I have residuals of a multivariate time series data obtained from sensors on a server.spikes in the plots of residuals indicate abnormal server state. I want to cluster the data into vertical clusters and get the indices of the points in each cluster so that I can go back and look at the actual data and get the mean values of various parameters of a cluster.

I tried 1d Gaussian ,Kmeans etc but they all seem to cluster the data horizontally.

these were the clusters obtained when kmeans was used

I want each spike to be a separate cluster and get the indices of the values in the cluster. Can any one suggest a technique to overcome this issue. Thanks.


2 Answers 2


You might find some more useful methods if you look for event detection or outlier detection, rather than clustering. Given the shape of the spikiness in the data, you could try using the mean value of the time series as a threshold, then contiguous chunks of values that are greater than the global mean will be your abnormal states. Now this method might be a little bit fragile in the long run, so you might want to make it more sophisticated. You could use the mean value over a large rolling window, rather than the global mean, if you are more interested in local changes.

If you wanted to keep things in a clustering framing, then it might work better if you did the clustering in 2D, i.e. your points will be (time, value) tuples/vectors, rather than doing the clustering on the 1D data. Another thing that would probably work would be to use K-means clustering on the 1D data, but only have 2 clusters (normal and abnormal) you would then have to use time information to separate individual events/anomalies.


Assuming that what you mean by clusters are the colors in your graph, those are basically percentiles. i.e. how many points are above or below a certain percent of data.

To find the points withing a vertical range you just need the points between two percentiles. For example with numpy one can do:

a = np.array([1, 1, 1, 5, 5, 1, 1, 6, 7, 8, 10, 13, 10, 9, 7, 2, 1, 1, 5, 6, 9, 9, 6, 1, 1, 1])
a1 = a[(a >= np.percentile(a, 0)) & (a <= np.percentile(a, 25))]
a2 = a[(a > np.percentile(a, 25)) & (a <= np.percentile(a, 50))]
a3 = a[(a > np.percentile(a, 50)) & (a <= np.percentile(a, 65))]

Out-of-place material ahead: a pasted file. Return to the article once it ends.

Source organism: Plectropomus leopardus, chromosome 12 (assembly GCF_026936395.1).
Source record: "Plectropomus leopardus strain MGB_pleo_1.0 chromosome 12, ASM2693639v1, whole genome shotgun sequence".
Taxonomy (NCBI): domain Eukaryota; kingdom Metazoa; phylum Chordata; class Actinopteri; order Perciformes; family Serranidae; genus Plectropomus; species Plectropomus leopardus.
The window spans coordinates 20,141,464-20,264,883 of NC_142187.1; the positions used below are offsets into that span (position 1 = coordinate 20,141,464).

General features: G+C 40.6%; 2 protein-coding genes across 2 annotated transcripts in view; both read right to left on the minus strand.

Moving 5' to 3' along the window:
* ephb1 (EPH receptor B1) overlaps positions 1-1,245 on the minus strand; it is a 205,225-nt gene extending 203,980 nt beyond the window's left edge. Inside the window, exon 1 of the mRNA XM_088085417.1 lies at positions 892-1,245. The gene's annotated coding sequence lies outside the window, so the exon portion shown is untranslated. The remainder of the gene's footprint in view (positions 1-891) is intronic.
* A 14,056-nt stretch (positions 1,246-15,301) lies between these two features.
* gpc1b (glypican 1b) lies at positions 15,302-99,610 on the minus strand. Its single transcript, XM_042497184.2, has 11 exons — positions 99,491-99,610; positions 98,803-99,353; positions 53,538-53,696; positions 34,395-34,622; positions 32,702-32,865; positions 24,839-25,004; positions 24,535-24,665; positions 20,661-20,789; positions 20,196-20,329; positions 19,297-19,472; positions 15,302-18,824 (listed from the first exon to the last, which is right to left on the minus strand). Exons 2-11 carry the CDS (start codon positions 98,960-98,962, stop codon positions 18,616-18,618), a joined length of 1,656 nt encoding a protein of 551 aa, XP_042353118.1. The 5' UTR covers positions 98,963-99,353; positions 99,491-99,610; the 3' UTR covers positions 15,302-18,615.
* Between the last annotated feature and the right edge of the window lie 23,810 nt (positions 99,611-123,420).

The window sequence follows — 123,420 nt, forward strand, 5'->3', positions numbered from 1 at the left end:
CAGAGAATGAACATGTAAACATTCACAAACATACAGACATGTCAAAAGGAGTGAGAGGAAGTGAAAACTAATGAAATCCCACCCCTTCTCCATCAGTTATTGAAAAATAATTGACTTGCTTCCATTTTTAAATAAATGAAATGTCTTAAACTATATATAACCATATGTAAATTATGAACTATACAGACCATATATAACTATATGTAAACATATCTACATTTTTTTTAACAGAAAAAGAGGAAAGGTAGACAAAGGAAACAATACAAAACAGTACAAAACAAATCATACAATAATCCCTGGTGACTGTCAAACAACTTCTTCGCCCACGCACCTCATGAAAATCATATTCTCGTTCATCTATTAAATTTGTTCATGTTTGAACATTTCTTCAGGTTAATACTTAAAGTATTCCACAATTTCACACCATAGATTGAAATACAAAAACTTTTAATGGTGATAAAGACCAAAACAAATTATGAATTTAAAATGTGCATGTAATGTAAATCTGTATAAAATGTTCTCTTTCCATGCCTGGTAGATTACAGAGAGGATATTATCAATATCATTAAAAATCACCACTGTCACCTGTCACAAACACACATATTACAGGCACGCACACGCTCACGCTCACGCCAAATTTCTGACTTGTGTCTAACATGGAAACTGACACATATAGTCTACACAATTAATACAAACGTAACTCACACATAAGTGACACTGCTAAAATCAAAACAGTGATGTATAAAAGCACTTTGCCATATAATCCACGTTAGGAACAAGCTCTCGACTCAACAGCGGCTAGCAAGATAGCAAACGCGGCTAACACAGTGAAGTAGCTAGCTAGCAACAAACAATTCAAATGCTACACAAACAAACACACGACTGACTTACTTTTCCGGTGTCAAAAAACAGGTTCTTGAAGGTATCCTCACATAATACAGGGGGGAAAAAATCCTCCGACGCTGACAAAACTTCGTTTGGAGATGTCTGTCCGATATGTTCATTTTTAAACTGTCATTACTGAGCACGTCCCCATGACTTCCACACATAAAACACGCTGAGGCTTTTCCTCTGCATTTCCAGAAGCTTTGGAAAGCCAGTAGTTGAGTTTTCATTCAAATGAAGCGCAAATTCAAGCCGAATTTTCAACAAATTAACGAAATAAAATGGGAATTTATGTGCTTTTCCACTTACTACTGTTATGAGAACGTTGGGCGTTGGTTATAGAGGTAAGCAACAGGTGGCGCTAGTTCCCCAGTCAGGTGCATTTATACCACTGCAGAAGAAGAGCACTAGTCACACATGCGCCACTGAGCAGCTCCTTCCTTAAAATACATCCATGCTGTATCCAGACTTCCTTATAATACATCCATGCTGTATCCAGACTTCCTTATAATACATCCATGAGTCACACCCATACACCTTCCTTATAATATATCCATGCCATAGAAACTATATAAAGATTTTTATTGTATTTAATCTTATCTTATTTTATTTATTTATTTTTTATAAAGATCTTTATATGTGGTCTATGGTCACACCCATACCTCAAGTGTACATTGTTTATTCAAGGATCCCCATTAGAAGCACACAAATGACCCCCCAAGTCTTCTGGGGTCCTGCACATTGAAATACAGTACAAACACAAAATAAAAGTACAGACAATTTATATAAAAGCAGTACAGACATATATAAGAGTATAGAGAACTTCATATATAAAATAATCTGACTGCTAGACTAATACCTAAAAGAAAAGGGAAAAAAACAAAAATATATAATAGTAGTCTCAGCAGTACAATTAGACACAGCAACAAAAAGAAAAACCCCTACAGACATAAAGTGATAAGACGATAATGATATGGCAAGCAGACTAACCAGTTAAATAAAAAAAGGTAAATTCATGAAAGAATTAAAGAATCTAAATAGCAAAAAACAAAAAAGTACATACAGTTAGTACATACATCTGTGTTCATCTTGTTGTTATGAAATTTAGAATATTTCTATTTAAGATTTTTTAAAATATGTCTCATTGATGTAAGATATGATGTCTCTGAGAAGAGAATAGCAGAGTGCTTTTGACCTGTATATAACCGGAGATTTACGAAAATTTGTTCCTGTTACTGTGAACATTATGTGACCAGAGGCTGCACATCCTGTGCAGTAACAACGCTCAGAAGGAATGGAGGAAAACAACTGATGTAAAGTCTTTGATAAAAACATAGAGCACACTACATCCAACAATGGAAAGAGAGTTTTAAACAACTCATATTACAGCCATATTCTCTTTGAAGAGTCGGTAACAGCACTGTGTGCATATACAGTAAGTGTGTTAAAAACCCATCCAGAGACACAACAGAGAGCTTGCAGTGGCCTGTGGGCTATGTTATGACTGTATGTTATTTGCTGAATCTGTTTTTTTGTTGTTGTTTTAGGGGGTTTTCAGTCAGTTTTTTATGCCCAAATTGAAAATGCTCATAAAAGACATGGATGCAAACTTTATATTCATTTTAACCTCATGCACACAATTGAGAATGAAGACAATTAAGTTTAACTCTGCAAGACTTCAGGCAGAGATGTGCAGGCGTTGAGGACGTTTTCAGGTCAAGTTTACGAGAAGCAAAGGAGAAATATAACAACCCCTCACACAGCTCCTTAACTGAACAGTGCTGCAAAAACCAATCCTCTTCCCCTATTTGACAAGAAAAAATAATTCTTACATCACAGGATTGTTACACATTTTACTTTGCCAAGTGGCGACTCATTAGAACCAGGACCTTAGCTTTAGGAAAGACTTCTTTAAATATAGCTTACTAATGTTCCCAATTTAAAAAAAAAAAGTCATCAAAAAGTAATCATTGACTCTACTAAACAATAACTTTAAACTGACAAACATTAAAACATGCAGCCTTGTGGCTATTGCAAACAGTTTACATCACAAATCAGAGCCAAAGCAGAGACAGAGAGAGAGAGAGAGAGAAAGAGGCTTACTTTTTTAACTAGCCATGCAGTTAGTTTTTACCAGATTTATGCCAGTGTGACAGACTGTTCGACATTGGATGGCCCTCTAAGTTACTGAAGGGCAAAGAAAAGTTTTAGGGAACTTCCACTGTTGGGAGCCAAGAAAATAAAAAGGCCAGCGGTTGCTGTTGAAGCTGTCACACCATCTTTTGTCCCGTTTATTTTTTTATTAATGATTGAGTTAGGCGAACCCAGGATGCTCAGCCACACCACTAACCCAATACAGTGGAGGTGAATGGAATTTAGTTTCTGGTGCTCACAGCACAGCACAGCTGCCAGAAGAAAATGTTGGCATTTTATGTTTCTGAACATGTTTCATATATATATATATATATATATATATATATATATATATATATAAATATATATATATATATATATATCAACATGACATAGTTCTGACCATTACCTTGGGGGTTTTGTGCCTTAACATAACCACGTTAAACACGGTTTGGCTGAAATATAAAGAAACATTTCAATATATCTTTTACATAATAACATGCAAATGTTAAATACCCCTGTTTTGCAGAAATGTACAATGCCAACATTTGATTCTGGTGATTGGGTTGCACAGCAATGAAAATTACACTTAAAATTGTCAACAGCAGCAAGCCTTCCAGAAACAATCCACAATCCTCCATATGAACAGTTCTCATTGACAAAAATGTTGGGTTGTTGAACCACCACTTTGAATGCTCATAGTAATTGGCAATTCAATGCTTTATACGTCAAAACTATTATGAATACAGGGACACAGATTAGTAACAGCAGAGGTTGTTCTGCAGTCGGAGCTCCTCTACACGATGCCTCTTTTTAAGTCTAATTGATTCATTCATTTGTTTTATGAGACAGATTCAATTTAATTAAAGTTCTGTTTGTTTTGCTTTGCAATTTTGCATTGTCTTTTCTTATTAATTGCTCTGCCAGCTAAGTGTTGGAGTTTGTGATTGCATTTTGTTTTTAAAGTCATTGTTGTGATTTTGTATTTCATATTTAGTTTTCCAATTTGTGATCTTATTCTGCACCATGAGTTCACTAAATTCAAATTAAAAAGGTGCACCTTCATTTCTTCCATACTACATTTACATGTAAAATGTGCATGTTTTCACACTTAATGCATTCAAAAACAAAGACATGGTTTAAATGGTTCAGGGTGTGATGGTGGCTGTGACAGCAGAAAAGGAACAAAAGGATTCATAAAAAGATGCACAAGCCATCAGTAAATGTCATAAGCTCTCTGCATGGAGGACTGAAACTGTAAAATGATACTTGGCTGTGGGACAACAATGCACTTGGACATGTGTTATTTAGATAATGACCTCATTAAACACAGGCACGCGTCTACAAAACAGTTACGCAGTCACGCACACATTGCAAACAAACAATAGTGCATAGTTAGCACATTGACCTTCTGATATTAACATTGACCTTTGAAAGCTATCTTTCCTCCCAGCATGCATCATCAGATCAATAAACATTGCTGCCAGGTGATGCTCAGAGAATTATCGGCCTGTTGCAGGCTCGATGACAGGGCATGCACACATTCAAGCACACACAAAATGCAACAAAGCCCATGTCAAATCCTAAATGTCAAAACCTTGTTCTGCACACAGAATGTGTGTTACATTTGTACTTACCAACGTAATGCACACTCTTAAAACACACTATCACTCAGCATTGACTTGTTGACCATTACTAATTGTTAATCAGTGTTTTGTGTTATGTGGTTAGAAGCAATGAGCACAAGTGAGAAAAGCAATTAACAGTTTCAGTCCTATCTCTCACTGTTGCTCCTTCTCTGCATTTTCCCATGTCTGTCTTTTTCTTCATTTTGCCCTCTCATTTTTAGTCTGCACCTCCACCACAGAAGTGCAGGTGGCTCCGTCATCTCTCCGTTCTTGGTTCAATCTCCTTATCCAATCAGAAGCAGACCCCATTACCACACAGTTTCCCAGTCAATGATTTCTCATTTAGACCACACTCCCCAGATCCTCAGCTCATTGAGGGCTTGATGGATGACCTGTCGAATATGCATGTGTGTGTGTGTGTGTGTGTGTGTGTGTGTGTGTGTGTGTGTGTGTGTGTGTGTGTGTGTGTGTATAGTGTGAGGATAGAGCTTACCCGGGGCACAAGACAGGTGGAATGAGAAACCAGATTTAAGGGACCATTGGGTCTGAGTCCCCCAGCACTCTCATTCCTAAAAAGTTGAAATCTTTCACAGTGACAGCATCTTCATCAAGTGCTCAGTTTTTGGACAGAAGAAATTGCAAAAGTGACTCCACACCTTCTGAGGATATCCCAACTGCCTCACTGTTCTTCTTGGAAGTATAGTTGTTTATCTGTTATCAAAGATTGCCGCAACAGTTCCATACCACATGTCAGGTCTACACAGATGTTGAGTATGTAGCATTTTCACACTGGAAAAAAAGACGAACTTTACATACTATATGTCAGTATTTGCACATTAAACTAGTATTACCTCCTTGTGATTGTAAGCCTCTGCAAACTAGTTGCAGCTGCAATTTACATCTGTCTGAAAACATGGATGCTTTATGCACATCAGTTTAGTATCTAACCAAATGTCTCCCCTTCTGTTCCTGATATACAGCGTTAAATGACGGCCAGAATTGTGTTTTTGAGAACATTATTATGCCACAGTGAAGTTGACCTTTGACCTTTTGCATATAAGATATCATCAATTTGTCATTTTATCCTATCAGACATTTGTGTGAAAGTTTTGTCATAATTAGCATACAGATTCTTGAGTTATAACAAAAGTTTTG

a4 = a[(a > np.percentile(a, 65)) & (a <= np.percentile(a, 80))]
a5 = a[(a > np.percentile(a, 80)) & (a <= np.percentile(a, 90))]
a6 = a[(a > np.percentile(a, 90)) & (a <= np.percentile(a, 100))]

This gives the points as follows:

  • a1 contains points within the 0th percentile (inclusive) to 25th percentile (inclusive)
  • a2 contains the points within the 25th (exclusive) to 50th (inclusive)
  • a3 contains the points within 50th (exclusive) to 65th (exclusive)
  • and so on

You need to be careful with the comparison (greater than vs. greater than or equal) to include in all points: one of the ranges will need to be inclusive on both sides.

We can plot this too, to see how it looks:

x = np.arange(len(a))
fig, ax = plt.subplots(figsize=(14, 6))
ax.plot(x[np.isin(a, a1)], a1, 'o')
ax.plot(x[np.isin(a, a2)], a2, 'o')
ax.plot(x[np.isin(a, a3)], a3, 'o')
ax.plot(x[np.isin(a, a4)], a4, 'o')
ax.plot(x[np.isin(a, a5)], a5, 'o')


Percentiles are statistical measures by default. They are not fixed numbers. I used very varied percentiles because I wanted to (1) get nice colors on the graph and (2) have at least on empty range (note that a5 is empty since there are no points between 80th and 90th percentiles). In a real scenario one would take very regular ranges, e.g. (0, 25, 50, 75, 100) or (0, 10, 20, 30, 40, 50, 60, 70, 80, 90).

  • $\begingroup$ After thinking a bit more about this it may be wiser to have the first conditions as a >= a.min() (instead of a >= np.percentile(a, 0) and the last as a <= a.max(). With very dispersed data border percentiles may fail to acknowledge the smallest and biggest points. $\endgroup$
    – grochmal
    Jun 14, 2019 at 13:17

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